November descends into the despairing snowy forests of Estonia to spin a dreamlike tale of folkloric superstition, unrequited love, and exchanges of souls.
Our eyes gaze at the stark beauty of the cold Estonian landscape, tranquil images of reflections of trees across a frozen lake and a wolf playfully rolling through the snow. The calm is broken by the mechanical whirr of a kratt made of three bladed farming tools and a cow skull as it rolls across a field into the frame. The kratt breaks into a farmhouse and drags a reluctant cow into the field and spins its blades to take flight. To our confused yet enraptured eyes, it looks like a macabre helicopter airlifting a cow above the bare winter trees.
Leave behind a familiar reality and descend into Rainier Sarnet’s film November (Rehepaap), a world governed by folkloric logic; the enchanted forests of Estonia where witches and werewolves roam, where ghosts of the dead manifest and return to their homes to eat and visit the sauna, where the devil, sometimes tricked but occasionally preying on the unsuspecting, appears in a flash of lightning at a crossroads and makes cheap exchanges for souls.
Based on Andrus Kivirähk’s 2000 novel Rehepapp ehk November, the film is set between a peasant village and a German baron’s manor in nineteenth century Estonia. Defying her father’s wishes to be married to an older farmer after a drunken bet at a pub, Liina (Rea Lest-Liik) is in love with another peasant, Hans (Jörgen Liik), whose eyes and heart are set on a visiting German baroness (Jette Loona Hermanis). Desperate to capture the affections of their unrequited loves, Liina and Hans turn to superstitious means to realize desires that will never manifest. In between these and other instances of ill-fated love, the peasants struggle for their own survival in a cruel and harrowing world.
Shot in crisp black and white, November is a feast for the eyes. There’s a stark beauty to the film, capturing the meditative tranquility of snowy hills and rivers, as well as the ominous darkness and danger of the forest at night. Particularly stunning is a shot of the baroness sleepwalking on the roof of the manor, with moonlight eerily illuminating the nighttime clouds with gothic precision. Also impressive is the film’s practical effects for the kratts, the puppetry adding rickety and unnatural movement that CGI just wouldn’t be able to capture. Our immersion is furthered into this cinematic world by the film’s superb sound design, like the crackling of a fireplace or the demonic murmurs we hear when the devil appears. Meanwhile, Sarnet’s choice of music is at times idiosyncratic, with cues like Beethoven’s Moonlight Sonata heard in one scene to a foreboding electric guitar in the strange opening sequence.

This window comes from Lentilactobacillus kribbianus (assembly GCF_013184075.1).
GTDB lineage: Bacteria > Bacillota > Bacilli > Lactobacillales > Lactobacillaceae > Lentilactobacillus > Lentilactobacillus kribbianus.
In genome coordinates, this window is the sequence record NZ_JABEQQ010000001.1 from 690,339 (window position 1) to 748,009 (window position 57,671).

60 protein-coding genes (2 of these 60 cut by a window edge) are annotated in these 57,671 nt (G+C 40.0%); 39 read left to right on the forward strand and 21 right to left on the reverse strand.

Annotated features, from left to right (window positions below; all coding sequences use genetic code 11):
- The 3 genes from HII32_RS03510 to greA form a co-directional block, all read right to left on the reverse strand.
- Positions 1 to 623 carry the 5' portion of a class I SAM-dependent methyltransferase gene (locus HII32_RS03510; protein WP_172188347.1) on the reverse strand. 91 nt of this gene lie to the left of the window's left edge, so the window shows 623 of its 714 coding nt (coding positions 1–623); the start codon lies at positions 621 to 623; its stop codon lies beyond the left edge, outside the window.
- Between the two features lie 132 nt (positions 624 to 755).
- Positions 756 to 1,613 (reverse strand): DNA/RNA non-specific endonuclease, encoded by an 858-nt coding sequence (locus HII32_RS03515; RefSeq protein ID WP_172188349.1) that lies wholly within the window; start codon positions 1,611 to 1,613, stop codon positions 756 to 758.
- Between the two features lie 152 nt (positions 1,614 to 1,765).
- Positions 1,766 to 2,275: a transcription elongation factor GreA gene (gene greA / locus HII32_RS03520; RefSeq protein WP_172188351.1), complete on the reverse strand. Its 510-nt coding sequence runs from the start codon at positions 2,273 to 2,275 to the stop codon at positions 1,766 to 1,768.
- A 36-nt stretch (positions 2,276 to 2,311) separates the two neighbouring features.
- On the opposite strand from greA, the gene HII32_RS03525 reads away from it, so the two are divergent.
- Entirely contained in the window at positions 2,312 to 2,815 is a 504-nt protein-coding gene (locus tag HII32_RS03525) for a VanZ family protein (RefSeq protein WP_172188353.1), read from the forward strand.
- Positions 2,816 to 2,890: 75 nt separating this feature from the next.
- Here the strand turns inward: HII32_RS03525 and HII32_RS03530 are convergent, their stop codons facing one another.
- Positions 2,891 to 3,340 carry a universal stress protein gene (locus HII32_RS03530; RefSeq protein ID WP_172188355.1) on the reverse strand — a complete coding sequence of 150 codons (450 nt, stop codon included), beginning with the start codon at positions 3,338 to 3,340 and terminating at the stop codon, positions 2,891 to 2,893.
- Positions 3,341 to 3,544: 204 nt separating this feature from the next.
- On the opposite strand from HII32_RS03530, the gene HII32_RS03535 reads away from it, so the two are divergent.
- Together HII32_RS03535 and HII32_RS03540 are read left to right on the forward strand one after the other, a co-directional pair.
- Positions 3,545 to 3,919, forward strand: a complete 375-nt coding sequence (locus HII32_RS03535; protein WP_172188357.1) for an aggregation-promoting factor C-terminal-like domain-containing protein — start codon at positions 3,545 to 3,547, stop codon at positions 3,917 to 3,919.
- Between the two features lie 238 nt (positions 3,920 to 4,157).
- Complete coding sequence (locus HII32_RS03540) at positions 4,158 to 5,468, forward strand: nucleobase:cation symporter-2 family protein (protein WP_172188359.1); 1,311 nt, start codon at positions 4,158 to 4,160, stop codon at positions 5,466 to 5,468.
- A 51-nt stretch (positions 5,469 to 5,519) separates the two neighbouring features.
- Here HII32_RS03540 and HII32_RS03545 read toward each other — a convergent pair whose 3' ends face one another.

While surrounded by death and suffering, November surprisingly charms with a wicked, irreverent sense of humor. In one scene where the peasants meet to prepare for a coming plague, a farmer instructs them to “take your pants off and put them on your head. The plague will think we have two asses and won’t dare to touch us.” The film is not above gross body humor either, such as in a scene where a desperate man asks two witches for a love potion and he is told, ““Mix your sweat and armpit hairs with your shit. And that’s your love potion. Feed it to her and she’ll fall for you.” These absurd moments don’t take us out of the film, rather they deeper our immersion inside its setting, adding an earthly dimension that complements the grimy, rustic landscape these characters inhabit. Meanwhile, there is even room for a few tender moments. In one scene, a naïve Hans asks his kratt to steal the baroness, but it refuses as a kratt cannot steal humans. Instead, the kratt shares a story about a past life and offers advice, sharing romantic poems and inspires Hans to create his own poem: “You breathe like a calf. Like a small cow.”
Most beguiling of all is November’s bleak, despairing vision of a hopeless world inhabited by thieving peasants and supernatural beings, a world where a soul is the most valuable possession yet is cheaply sold to the devil in exchange for impulsive desires. The setting is both spiritual and worldly, where beings from higher planes pass through a mortal world, where unlucky souls inhabit farming tools as a kratts to endlessly work for their human masters, where plagues manifest as animal or humanlike beings. Little exposition is given to the ambiguous worldbuilding beyond what we can deduce for ourselves, inviting us to surrender ourselves and not worrying about trying to comprehend the images witnessed. This is a film to enter and experience, and a perfect watch for a dark fall or winter night.
November is available to watch on Vimeo on Demand.
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